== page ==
Amourobius ferox

Amourobius ferox
By Peter Byles

Tuesday, 1 August 2017

Wildlife at Stackpole NNR

I enjoyed a great afternoon yesterday capturing common blue butterflies and common darter and emperor dragonflies at Stackpole NNR.






Wednesday, 26 July 2017

Crab spider

Female Misumena vatia spider eating an unidentified hoverfly in a Pembroke Dock garden. This crab spider is able to slowly change its colour to some extent to match the flower it is on so that it can lie in wait for its unsuspecting meal. They are usually white, yellow or greenish. Clearly this is as far as it can go to appear lavender!


Thursday, 6 July 2017

Pembrokeshire Wildlife Recorders


Increasing scope, capacity and enjoyment in Biological Recording

In May 2016 I found myself wandering the Pembrokeshire Countryside with my insect net and notebook and wondering how many more people out there may be interested in wildlife but not actively recording their sightings. Pembrokeshire has a long and established tradition of natural history and wildlife recording but a regular meet up of like-minded people and perhaps the encouragement of some new faces onto the scene seemed somewhat lacking.

With this in mind, I submitted an article to West Wales Biodiversity Centre and the Pembrokeshire Biodiversity Partnership to ask if anyone would like to join me on some recording field days in the Pembrokeshire Countryside. I received a steady trickle of responses and, with the support of WWBIC, an initial evening talk was organised to explain a bit about biological recording and gather ideas for some field exploration! Most of the people who attended had never done any formal recording but all were extremely enthusiastic with a keen interest in finding out more.

Our first field day was soon arranged with an invite from one of the group to his stunning cliff top land over looking Ceibwr Bay in North Pembrokeshire. Eight hardy souls turned up in driving rain and a near-gale on that day in June 2016 to record 113 species, particularly rich in flowers including gems such as Saw-wort, Burnet-saxifrage and Betony.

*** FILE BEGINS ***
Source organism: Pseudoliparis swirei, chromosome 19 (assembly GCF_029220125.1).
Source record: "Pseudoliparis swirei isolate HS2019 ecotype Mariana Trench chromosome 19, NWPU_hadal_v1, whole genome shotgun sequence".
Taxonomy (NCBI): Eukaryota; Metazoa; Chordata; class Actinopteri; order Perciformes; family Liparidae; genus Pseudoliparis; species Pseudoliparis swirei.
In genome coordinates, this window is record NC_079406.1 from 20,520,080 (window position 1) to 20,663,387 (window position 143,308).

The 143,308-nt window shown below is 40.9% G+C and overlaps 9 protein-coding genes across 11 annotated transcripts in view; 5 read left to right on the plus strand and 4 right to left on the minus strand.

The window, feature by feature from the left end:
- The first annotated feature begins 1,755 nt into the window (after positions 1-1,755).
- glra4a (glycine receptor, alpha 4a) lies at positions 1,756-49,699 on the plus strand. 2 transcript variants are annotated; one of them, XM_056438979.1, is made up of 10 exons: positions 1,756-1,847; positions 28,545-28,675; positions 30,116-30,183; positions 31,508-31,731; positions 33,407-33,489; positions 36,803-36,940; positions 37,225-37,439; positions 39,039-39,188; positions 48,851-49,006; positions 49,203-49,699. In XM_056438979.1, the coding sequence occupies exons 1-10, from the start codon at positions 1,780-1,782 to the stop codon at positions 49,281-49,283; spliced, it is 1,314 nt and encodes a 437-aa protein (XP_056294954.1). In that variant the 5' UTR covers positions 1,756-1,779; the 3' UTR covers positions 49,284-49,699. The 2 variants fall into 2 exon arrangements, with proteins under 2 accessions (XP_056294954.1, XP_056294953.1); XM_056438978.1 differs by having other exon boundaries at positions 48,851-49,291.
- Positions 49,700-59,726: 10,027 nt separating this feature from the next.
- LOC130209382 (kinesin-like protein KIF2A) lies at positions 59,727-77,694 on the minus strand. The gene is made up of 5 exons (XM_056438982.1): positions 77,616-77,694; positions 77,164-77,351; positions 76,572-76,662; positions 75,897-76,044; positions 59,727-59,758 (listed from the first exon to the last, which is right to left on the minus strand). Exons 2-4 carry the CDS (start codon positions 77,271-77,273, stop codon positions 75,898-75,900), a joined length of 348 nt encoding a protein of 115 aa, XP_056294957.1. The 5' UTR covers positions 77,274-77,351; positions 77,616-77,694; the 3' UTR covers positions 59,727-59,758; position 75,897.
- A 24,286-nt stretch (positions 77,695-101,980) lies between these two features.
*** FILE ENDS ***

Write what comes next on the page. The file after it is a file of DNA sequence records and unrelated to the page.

Our second trip, again through a personal invite, on private land near Merlin's Bridge in Haverfordwest, saw the attendance of some of our County recorders, including the County mammal and moth recorders, who'd heard about the group. One of the first sightings that day was a group of Greater Horseshoe bats hanging about in the garage (and one very happy County mammal recorder)! 

Our final day for 2016 took place at the wonderful farm of Pembrokeshire's Fungi recording Group co-ordinator, David Harries. On a rather wet day (eased by lots of tea and cake) David shared his wealth of Knowledge about grassland fungi and we were able to record a number of these lovely species in the field. The season ended with a Christmas 'do', with 20 people attending  and even a December moth landing on the door (which promptly got recorded!). We also received a rather nice Christmas present in the form of some funding from both the National Park and the Wildlife Trust to buy field kit and ID guides for the group's use.

We now have a 30 strong mailing list and each field day, organised once a month, is attended by 12-15 people comprising a wonderful mix of enthusiasm, knowledge and learning. Our 2017 season started on May 6th with a sunny visit to Hilton Court, a relatively cultivated but very varied site a few miles north west of Haverfordwest. 

With the support of WWBIC, we are aiming to increase recording in squares where record numbers are low. At Hilton Court, we were able to take the number of species in that particular 1km square from only 26 to over 250. The involvement of the County recorders is greatly helping verification whilst the emphasis on the days is also sharing of knowledge and enjoyment of the Pembrokeshire Countryside. We are receiving invites from organisations such the National Trust, the wildlife trust and private owners to visit their land.